The Fund's significant holdings in the telecommunications sector delivered disappointing share price performances in the January-through-March period, despite delivering improved overall trajectories of service revenue and operating profits in recent quarters. U.S. network operator AT&T joined England's BT Group, China Mobile, Netherlands operator KPN, and multi-national operator Vodafone in detracting from portfolio performance in the first quarter of 2018. Institutional investors were net sellers of telecommunications sector equities in 2017, and again in the first quarter of 2018, in order to redeploy proceeds into more cyclical investments.

Among the Fund's investments in the energy sector, Lukoil, U.S. pipeline operator ONEOK, Italy's ENI, and French multi-national Total each delivered positive first-quarter returns. Royal Dutch Shell and Canada's Suncor were negative contributors for the quarter, following positive 2017 contributions to portfolio performance. The average Brent oil price rose approximately 50% from mid-June 2017 through 31 March 2018, though virtually all of this appreciation occurred in the last half of 2017. Supply and demand fundamentals appear to be positive for the sector in 2018, as ongoing global consumption increases have been matched with disciplined industry output.

Fund investments in the technology sector delivered mixed performances in the March quarter. Digital communications device designer Qualcomm, which received a takeover bid of $79/ share from Broadcom last year, was a negative contributor to Fund performance after its share price dipped to $55.41 into quarter end, following communication of U.S. government opposition to the proposed combination for national security reasons. We believe the acquisition proposal was constructive in establishing a valuation benchmark from an arm's-length acquirer and in shaking up the Qualcomm board of directors. Taiwan Semiconductor continued to benefit from supplying semiconductors to a growing number of connected devices. The portfolio was not directly exposed to the recent headline making "data privacy" controversies surrounding some of the largest technology sector firms.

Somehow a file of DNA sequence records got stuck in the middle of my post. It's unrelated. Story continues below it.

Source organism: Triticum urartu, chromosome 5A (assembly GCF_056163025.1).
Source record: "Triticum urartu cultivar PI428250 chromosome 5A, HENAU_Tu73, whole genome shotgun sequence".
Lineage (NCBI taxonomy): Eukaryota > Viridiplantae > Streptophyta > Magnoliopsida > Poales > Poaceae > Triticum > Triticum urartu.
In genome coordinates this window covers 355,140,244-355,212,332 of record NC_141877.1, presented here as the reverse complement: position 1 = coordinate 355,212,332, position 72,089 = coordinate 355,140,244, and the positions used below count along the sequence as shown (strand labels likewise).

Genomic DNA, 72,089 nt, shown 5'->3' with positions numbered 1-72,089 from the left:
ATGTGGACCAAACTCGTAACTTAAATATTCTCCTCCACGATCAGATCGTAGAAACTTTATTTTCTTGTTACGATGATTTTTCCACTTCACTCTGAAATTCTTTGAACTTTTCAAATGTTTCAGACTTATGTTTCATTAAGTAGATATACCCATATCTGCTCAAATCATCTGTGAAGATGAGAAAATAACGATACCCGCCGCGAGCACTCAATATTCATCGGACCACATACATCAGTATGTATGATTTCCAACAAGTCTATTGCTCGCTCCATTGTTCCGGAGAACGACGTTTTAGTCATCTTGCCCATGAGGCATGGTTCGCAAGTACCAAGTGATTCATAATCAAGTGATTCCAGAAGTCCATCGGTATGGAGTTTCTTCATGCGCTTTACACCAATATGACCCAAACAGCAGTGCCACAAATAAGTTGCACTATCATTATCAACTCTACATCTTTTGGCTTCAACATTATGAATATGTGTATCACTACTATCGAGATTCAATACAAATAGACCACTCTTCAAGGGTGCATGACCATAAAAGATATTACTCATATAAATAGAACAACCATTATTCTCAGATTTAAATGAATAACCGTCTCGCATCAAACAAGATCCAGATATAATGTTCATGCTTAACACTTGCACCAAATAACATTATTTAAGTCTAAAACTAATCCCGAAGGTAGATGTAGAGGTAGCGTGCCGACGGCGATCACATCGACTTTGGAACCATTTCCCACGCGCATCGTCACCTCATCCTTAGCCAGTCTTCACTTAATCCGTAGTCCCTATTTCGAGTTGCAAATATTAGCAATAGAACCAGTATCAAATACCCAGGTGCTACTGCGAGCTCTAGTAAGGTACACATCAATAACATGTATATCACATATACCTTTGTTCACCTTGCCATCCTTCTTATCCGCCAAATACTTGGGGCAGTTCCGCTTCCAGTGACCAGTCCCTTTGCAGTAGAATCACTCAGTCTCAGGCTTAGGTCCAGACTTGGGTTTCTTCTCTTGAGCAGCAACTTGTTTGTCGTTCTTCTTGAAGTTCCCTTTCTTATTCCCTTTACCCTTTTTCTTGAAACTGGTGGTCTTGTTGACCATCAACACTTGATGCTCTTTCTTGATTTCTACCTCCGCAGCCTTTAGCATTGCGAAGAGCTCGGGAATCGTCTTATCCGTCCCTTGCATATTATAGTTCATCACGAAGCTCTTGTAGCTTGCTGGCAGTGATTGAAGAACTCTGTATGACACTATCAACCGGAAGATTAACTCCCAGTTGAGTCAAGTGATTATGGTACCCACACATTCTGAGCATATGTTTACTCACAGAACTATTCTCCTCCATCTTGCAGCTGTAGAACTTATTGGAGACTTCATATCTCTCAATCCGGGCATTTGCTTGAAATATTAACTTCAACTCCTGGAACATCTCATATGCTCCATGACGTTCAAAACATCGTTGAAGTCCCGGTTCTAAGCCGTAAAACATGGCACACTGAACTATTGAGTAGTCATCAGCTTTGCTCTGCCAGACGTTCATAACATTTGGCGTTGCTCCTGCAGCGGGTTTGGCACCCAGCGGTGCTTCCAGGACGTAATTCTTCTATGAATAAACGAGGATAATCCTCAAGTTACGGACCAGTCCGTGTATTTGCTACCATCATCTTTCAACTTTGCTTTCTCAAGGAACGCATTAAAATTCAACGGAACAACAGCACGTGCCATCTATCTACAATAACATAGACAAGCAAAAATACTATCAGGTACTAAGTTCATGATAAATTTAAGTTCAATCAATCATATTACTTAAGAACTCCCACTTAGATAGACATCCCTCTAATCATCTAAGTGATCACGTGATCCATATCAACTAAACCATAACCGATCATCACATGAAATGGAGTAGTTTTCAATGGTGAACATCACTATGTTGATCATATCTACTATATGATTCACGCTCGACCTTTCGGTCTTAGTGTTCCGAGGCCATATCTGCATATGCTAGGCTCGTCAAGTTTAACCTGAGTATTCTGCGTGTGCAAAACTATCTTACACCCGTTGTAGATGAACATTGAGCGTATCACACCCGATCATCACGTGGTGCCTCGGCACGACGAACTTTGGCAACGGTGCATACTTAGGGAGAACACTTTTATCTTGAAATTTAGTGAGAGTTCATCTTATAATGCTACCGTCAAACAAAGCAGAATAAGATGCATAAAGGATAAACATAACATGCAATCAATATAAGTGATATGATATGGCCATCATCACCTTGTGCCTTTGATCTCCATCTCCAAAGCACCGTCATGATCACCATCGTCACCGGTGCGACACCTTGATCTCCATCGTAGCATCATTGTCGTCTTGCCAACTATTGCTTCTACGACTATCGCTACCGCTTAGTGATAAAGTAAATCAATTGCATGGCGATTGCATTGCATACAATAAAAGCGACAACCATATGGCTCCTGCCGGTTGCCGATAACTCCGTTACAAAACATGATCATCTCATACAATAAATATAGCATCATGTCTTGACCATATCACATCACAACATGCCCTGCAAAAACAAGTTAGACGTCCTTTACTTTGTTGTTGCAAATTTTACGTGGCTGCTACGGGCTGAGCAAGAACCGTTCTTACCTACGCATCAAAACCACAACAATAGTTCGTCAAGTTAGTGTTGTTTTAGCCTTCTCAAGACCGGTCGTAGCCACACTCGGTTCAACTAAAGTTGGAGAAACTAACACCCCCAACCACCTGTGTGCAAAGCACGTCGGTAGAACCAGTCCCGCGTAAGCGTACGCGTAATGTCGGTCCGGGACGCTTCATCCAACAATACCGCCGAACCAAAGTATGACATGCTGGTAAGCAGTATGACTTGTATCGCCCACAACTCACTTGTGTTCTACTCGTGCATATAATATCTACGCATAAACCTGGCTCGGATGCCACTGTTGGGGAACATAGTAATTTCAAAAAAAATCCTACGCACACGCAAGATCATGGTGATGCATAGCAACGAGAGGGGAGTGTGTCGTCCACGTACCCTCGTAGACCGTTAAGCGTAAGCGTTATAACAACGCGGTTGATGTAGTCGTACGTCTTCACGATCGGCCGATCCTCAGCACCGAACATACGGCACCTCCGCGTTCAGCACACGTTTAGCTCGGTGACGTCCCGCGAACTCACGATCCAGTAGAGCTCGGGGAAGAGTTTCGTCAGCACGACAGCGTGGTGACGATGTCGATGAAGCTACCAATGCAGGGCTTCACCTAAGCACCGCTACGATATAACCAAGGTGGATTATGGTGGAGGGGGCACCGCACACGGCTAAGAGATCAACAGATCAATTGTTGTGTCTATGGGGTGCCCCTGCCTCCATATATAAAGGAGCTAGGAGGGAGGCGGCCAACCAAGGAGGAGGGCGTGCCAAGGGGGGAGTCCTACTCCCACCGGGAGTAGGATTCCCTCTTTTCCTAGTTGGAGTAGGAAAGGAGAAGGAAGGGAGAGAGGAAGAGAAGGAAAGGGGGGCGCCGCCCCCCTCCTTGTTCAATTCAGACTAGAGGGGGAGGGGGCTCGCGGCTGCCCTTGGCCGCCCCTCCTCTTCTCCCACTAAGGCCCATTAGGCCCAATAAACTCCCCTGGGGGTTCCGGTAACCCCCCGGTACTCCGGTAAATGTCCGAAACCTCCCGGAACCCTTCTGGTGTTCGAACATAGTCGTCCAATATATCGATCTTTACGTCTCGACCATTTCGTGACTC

The Fund's investments in the industrials sector were modestly negative in the March quarter, in line with overall sector results. European toll-road operators Vinci and Atlantia each delivered negative returns despite a surprisingly strong European economy that continues to provide a tailwind to road traffic, operating profits, and dividend growth (13.7% and 19.6% year-over-year dividend increases from these firms, respectively.)

The Fund's first-quarter 2018 returns from its holdings in the health care sector lagged the modestly negative return of this sector within the MSCI World Index during the quarter. Merck, Novartis, and Roche Holding each detracted as political rhetoric against drug prices continued; however, results from key clinical trials of new drugs appeared to improve.

Fund investments in the consumer staples sector lagged the overall negative returns of this sector within the MSCI World Index. Korea Tobacco & Ginseng, Walgreen's, and Nestle each detracted from portfolio performance. We sold shares of drugstore operator CVS early in the quarter after considering further information regarding a proposed merger with Aetna that would appear to constrain intermediate-term dividend growth. For this reason, CVS was a positive contributor to quarterly portfolio performance, as we exited before the shares declined later in the quarter.

Among other portfolio holdings, notable positive contributors to March quarter portfolio performance included Électricité de France, casino operator Las Vegas Sands, and Asian infrastructure investor Hopewell Holdings. Negative contributors included building supply retailer Home Depot, Lamar Advertising, British American Tobacco, and U.S. real estate investment trust Washington REIT. As of the end of the quarter, we have reduced our position in Washington REIT.

A weaker U.S. dollar increased the value of our non-U.S. assets during 2018. We hedged a majority of the currency exposure of our asset positions denominated in the Australian dollar, the British pound, the euro, the Chinese yuan, and the Swiss franc. As was the case in calendar 2017, these hedges detracted from the relative performance of the Fund during the first quarter, since benchmark indices are not hedged. We are more focused on risk control than on reaping possible currency gains from exposure to assets denominated in these currencies.

Today, investors are debating the future direction of the economies of China, Europe, various emerging markets, and the U.S. They are considering potential policy actions by the U.S. Federal Reserve, Congress, the Trump administration, and foreign government regulatory and policy actions, including trade policies. Many political and macroeconomic issues remain open. Importantly, overall global consumer spending is growing, along with global industrial production. Most macroeconomic indicators around the world positively surprised in 2017 and the first quarter of 2018, with the U.S. a relative laggard.